In challenge to Wayfair, Amazon, Target up the ante in furniture
Amazon furniture general manager Veenu Taneja told The Wall Street Journal Thursday that the category is one of the fastest-growing and that the e-commerce giant is expanding its assortment.
Under a new plan, marketplace furniture sellers set their own pricing, which can vary according to the level of delivery chosen by the Amazon customer. White glove delivery (to a dry room) is the minimum — Amazon won’t accept drop-off at the door — but sellers can offer additional services like delivery to a customer’s “room of choice,” set-up and haul away.
Target on Thursday unveiled a shoppable, 360-degree virtual reality-like experience on its website, featuring curated living room looks in modern, farmhouse, mid-century or traditional styles and the ability to browse some 140 products, including rugs, sofas, wall hangings and decorative throws, in a virtual living room designed to help visualize the size, scale and styling of items, according to a company blog post.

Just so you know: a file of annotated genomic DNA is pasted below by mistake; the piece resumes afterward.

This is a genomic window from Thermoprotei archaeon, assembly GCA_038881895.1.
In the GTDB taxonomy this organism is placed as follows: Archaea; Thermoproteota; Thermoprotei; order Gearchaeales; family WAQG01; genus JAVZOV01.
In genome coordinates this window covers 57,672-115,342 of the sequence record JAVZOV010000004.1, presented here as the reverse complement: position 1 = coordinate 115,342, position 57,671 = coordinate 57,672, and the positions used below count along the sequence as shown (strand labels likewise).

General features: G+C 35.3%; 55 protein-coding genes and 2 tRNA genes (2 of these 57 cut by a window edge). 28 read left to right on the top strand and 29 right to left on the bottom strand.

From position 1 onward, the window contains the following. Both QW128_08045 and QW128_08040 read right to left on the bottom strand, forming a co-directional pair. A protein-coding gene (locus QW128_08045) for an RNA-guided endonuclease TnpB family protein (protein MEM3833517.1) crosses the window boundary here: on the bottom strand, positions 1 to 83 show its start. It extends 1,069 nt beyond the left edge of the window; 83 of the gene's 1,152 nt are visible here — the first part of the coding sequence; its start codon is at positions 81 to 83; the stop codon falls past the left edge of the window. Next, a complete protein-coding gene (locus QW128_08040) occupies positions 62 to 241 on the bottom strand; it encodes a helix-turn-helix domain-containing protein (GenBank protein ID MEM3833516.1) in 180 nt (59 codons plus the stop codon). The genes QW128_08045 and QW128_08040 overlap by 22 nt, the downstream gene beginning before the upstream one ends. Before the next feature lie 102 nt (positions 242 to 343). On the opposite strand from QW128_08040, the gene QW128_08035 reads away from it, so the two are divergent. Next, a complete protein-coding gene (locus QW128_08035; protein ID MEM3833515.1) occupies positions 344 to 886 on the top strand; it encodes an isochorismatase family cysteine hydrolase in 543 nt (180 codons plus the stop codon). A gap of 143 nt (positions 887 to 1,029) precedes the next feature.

Online furniture sales have emerged as a major growth area in
e-commerce, rising 18% in 2015, second only to grocery, according to
research from Barclays cited by The Wall Street Journal. Some 15% of $70
billion in U.S. furniture sales are now online, according to IBISWorld
data cited by the Journal.
Target, Amazon and even Ikea — which has been slow to e-commerce —
have joined Wayfair and stalwart Pottery Barn in moving to take
advantage of consumers’ openness to shop online for larger and
bigger-ticket items. Ikea for years largely eschewed e-commerce,
conducting the vast majority of its business through its big-box stores
and print catalog. The strategy has slowed the retailer’s overall
growth, and after reporting overall online sales growth of just 0.4% in
2014, Ikea pledged to increase e-commerce from about €1 billion per year
to at least €5 billion in the next five years, in order to meet its
targeted sustained overall growth rate of 10% per year.
For most retailers, fulfillment is becoming a major challenge considering online shoppers expect free or discounted shipping no matter what they buy. Fortunately for furniture retailers, there exists an infrastructure in local areas for delivery because even brick-and-mortar retailers have long shipped to customer homes from furniture manufacturing hubs or their warehouses.
Although Target has slimmed down its executive tech teams in
recent months, the company appears to be boosting its effort in
computer-generated imagery platforms, like the one unveiled Thursday,
noting that it’s doubling its team this year and hiring more than 40 CGI
Source: Retail Dive